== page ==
Collector cars represent an investment in both money and time. After all, part of the fun of owning a classic vehicle lies in taking care of it. However, maintaining classic cars isn’t the same as taking care of a “regular” car. Because of their age and condition, collector car care involves a bit of extra attention and effort.

Here’s how to clean a classic car to help keep it in glorious, pristine condition, and to maintain it for a smooth ride.

Collector Car Care: Gentle Washing

Unlike regular cars, classic cars require more than just a quick pass through the local car wash every now and then. In fact, using the wrong tools or products may even damage your vintage auto. Clean your collector car the right way with the following materials:

  • Soft mitts or towels made from chenille or sheepskin
  • Soft-bristled toothbrush
  • Leather chamois or soft microfiber
  • Abrasive-free soap designed for car exteriors
  • Detailing lubricant
  • Clay bar
  • High-quality wax
  • Chrome polish
  • Tire conditioner

How to Wash a Classic Car

You should only wash your collector car by hand, as automated car washes can harm your exterior. Park your car in a shady spot and start washing from the top down, using sheepskin or chenille and non-abrasive soap designed for cars.

Clean the wheels last, using a separate towel, so that any sand, dirt or grit doesn’t touch the exterior paint. Once each section is cleaned, give your car a final rinse. Pro-tip: Don’t use excessive amounts of water, as it may pool in certain sections and lead to rust.

Dry each part of the car thoroughly, once again working from the top down. Dry the wheels last using a separate chamois or microfiber.

If you still feel a bit of grit, use a detailing lubricant and a clay bar to smooth the area. Apply wax (at least every six to eight weeks) and polish your chrome. Finally, apply the tire conditioner after the tires have completely dried.

Maintaining Your Collector Car

Now that the outside of your car is gleaming, let’s talk about maintenance. Drive your car at least once or twice per month. Getting the car up and running for at least half an hour helps slow the ageing process by keeping rubber and seals in good condition, and blowing out moisture.

Parking and storage conditions matter as well. For instance, don’t park your car on a gravel or dirt surface for long periods, unless you want moisture to migrate up into the car. Instead, choose a spot with good drainage.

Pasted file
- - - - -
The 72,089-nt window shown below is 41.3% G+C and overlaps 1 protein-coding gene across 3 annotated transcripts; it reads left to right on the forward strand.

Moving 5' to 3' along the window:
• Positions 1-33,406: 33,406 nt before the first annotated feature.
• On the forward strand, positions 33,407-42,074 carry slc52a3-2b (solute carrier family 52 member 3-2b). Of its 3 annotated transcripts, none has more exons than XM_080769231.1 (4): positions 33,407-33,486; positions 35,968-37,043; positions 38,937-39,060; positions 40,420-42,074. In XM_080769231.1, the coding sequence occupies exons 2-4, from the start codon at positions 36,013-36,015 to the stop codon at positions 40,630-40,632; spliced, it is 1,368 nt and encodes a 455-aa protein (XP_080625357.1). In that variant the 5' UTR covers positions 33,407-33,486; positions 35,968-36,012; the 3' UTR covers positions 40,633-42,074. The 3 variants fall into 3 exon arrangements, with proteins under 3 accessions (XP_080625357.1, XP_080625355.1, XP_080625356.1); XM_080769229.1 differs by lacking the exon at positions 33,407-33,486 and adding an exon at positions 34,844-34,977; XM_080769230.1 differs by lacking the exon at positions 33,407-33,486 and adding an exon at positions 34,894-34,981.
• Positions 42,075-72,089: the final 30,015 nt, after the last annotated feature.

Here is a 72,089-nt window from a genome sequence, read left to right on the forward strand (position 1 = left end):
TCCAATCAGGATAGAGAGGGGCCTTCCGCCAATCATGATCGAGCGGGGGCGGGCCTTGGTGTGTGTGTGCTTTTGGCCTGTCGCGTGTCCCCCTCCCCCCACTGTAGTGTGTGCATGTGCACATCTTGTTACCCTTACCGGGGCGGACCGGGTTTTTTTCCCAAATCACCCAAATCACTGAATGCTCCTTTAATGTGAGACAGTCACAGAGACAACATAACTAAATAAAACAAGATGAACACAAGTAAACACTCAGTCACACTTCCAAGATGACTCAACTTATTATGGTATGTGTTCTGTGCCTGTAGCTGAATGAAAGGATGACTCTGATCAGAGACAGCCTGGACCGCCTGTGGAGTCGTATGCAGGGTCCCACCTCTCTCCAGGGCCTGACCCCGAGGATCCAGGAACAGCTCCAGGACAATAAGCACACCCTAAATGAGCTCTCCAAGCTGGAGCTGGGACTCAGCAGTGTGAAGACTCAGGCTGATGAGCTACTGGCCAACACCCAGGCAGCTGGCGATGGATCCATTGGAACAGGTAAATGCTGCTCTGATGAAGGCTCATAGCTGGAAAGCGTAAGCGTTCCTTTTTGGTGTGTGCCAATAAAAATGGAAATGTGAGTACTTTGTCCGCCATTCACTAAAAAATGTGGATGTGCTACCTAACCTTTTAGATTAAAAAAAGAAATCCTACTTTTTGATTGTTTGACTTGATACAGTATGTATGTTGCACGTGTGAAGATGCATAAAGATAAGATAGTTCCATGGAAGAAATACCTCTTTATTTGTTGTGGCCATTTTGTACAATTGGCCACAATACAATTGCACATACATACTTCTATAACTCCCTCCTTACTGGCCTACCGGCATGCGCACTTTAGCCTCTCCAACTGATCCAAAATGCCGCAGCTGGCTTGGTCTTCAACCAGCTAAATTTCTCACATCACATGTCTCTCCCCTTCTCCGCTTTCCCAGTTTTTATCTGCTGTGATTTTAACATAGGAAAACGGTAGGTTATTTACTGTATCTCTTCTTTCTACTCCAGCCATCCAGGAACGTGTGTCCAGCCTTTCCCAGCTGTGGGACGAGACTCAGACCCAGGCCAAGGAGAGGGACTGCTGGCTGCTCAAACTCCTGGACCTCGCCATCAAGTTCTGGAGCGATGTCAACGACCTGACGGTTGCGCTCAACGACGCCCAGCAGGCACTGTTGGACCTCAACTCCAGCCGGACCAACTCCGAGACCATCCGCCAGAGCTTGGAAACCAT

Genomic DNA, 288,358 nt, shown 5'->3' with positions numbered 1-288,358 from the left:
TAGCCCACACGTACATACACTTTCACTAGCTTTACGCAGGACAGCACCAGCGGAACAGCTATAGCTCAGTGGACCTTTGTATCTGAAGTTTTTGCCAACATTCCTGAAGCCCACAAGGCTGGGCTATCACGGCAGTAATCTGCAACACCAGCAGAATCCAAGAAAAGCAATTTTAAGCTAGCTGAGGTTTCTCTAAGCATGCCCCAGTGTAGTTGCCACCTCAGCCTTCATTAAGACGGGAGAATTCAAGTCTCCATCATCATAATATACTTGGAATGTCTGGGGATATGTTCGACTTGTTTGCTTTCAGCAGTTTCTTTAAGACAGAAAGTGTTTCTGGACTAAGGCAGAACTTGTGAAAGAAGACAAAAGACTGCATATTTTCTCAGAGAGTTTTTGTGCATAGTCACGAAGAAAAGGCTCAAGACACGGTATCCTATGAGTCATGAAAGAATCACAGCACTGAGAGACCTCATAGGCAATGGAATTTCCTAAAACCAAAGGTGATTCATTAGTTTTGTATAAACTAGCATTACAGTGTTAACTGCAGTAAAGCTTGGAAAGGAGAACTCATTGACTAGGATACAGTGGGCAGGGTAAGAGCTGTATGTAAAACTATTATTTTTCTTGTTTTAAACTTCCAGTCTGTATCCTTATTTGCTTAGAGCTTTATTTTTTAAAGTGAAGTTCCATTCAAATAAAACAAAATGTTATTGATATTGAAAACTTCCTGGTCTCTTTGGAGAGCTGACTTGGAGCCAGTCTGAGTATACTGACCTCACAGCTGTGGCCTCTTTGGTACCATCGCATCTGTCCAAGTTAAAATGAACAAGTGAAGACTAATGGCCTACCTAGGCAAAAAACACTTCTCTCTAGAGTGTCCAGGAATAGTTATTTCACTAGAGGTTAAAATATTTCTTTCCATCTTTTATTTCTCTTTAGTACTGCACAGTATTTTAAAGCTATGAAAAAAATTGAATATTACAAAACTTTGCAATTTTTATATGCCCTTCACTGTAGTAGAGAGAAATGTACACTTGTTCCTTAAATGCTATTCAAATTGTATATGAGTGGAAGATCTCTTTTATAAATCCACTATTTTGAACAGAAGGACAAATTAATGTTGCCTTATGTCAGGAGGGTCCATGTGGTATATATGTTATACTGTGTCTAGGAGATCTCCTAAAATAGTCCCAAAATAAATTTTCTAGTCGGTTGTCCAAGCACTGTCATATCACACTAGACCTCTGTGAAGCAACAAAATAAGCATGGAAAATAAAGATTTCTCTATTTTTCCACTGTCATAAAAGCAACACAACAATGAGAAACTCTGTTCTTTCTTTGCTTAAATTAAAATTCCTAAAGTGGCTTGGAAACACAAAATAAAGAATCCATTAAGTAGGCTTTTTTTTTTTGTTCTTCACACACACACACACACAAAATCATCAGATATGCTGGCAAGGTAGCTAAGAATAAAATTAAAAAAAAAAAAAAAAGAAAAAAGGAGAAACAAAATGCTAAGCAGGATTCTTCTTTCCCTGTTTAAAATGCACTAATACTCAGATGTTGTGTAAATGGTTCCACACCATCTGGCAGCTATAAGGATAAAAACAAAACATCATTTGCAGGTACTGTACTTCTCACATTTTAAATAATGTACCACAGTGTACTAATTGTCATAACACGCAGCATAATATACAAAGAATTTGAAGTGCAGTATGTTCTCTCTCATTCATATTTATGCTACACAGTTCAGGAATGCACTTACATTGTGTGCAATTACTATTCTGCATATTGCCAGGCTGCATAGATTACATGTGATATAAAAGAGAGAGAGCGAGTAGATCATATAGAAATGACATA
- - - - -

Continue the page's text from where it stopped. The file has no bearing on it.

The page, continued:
Keeping your car out of the sun is important for maintaining your collector car. UV rays will accelerate paint fading, cause fabrics to change colour, and degrade plastic and vinyl components.

Avoid leaving your car in snow and freezing conditions. From excess moisture to frozen locks and wiper blades, cold weather can do a lot of damage. A climate-controlled garage is the best choice.

Focus on Engine Oil

Your classic car’s oil should be top of mind when thinking about how to care for your collector car. keeping oil at the correct levels is a key to great performance. Check your car’s oil regularly to maintain proper levels. At the very least, check the oil each time you fuel up.

When you need to add oil, take it slow. Add oil in small amounts to avoid overfilling, which can increase the pressure too much and lead to leakage.

Don’t rely on mileage to time your oil changes. Realistically, most collector cars don’t really rack up that many miles, so it makes more sense to simply schedule regular oil changes, regardless of mileage. Consider two changes per year, once when you take your car out of storage in the spring and once before you put it back in again.

Let’s Talk Gas

Oil isn’t the only fluid that’s key to maintaining classic cars. A tank full of fresh gas is the optimal state for a collector car, so keep that tank topped up. Most classic cars have metal tanks, which means empty tank space can rust.

If possible, avoid fuel with ethanol. Why? Because many classic cars have vented gas tanks, and ethanol attracts moisture. That means rusty tanks. If you must use ethanol gas, adding a stabilizer can help keep it fresh.

Although maintaining classic cars requires a bit more work, it’s all part of the fun of owning a vintage auto. Think of collector car care as an enjoyable part of the whole experience.

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